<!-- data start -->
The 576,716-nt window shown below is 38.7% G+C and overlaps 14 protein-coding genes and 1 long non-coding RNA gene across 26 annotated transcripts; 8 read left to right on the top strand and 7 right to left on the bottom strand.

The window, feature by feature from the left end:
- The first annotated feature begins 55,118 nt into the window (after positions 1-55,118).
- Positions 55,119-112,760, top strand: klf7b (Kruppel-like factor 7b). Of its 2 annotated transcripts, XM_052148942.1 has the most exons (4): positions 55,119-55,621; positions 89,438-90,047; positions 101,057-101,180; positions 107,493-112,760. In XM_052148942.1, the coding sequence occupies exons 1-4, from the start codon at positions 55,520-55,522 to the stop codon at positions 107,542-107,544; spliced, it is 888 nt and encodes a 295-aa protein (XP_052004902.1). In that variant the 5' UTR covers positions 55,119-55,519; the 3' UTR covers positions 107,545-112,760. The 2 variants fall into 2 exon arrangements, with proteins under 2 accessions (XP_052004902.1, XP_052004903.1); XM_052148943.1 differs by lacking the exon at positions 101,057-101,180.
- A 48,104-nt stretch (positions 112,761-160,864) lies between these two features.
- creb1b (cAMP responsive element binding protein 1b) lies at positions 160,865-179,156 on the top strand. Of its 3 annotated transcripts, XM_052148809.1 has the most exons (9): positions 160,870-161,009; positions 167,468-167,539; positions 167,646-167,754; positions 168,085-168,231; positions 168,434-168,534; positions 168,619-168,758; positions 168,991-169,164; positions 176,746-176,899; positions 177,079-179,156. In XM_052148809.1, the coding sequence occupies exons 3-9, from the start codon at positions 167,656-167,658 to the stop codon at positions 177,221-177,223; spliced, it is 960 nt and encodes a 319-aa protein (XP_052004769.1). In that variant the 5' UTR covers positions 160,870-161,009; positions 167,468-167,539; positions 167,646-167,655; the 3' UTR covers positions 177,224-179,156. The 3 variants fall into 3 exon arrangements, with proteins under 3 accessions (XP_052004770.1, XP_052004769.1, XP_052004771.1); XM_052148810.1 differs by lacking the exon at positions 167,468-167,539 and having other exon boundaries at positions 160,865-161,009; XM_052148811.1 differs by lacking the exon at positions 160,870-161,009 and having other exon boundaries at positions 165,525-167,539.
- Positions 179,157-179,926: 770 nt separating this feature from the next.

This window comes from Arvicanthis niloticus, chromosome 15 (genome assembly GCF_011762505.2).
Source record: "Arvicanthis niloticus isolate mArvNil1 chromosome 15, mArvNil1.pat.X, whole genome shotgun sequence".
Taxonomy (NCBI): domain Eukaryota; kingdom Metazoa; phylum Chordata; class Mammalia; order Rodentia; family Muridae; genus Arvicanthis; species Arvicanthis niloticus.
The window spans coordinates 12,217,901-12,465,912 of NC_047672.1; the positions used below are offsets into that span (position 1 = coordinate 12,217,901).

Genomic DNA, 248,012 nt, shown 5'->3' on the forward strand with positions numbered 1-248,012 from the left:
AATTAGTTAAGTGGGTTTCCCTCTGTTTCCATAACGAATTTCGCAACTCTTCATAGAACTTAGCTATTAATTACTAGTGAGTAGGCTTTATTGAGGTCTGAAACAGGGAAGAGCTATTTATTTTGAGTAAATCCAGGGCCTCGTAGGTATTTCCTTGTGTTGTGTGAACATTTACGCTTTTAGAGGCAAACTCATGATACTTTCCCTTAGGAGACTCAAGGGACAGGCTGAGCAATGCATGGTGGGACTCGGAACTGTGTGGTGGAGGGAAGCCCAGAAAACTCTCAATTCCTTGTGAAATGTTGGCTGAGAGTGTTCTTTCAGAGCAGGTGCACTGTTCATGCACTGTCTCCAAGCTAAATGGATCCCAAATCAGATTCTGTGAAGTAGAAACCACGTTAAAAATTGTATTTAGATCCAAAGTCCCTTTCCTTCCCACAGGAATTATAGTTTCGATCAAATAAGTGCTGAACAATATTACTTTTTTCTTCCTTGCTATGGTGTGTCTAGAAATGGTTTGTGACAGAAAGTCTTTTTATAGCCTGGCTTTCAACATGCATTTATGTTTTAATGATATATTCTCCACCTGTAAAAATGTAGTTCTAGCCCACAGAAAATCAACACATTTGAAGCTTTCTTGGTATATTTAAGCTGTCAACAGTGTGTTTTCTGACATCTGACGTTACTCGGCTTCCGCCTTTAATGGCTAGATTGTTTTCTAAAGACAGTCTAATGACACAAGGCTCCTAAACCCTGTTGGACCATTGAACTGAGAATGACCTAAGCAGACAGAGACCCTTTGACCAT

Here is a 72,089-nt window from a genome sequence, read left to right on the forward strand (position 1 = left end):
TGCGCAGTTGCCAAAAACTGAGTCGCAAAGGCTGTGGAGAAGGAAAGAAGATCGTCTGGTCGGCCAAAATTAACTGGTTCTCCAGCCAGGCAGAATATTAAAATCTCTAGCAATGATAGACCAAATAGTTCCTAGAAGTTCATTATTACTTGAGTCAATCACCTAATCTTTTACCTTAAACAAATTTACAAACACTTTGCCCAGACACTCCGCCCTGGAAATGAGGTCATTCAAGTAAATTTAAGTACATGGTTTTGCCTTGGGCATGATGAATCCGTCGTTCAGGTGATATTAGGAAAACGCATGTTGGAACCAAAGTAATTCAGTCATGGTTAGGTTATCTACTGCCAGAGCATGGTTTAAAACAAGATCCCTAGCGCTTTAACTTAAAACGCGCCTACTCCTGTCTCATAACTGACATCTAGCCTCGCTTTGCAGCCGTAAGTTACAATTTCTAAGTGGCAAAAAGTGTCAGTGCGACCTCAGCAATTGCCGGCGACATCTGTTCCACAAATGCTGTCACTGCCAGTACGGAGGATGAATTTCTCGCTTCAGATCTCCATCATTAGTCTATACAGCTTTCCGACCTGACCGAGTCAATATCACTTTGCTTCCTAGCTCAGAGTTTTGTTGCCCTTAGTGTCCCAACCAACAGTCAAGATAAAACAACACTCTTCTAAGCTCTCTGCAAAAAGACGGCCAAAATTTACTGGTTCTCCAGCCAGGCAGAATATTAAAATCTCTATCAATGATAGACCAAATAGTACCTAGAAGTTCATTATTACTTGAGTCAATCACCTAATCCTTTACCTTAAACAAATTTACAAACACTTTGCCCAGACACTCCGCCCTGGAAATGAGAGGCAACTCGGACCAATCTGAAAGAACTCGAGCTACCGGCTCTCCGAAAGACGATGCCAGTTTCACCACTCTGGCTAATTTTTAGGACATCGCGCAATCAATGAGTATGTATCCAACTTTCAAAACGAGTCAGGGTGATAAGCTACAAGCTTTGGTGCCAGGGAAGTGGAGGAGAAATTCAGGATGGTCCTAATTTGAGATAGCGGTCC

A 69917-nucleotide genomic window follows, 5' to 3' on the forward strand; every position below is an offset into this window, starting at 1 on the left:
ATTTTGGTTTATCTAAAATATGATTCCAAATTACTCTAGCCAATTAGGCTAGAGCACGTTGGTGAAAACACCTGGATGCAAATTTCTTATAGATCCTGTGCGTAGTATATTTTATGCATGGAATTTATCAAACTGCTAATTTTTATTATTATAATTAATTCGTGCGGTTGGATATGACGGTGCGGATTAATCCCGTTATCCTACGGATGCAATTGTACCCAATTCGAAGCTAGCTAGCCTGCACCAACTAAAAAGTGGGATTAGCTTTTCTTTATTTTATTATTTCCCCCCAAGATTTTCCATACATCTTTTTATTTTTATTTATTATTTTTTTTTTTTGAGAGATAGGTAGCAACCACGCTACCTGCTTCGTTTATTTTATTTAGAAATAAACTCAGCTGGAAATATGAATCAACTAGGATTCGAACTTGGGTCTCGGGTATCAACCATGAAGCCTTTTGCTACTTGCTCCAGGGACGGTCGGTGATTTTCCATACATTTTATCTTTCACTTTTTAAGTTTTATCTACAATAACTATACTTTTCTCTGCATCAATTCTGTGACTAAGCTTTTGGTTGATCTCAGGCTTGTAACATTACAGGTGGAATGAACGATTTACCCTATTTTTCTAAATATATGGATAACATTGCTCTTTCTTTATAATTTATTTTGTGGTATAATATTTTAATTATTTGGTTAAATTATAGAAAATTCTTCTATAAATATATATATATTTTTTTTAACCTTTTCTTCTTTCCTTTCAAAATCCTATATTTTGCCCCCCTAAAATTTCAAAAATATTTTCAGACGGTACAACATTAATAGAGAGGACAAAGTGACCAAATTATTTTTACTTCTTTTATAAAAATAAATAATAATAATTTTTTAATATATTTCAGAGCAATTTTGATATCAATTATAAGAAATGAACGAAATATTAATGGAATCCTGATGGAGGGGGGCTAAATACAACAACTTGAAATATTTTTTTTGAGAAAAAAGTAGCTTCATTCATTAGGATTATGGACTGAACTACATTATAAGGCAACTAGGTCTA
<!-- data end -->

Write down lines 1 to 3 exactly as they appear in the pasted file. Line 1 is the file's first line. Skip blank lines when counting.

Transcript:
The 576,716-nt window shown below is 38.7% G+C and overlaps 14 protein-coding genes and 1 long non-coding RNA gene across 26 annotated transcripts; 8 read left to right on the top strand and 7 right to left on the bottom strand.

The window, feature by feature from the left end:
- The first annotated feature begins 55,118 nt into the window (after positions 1-55,118).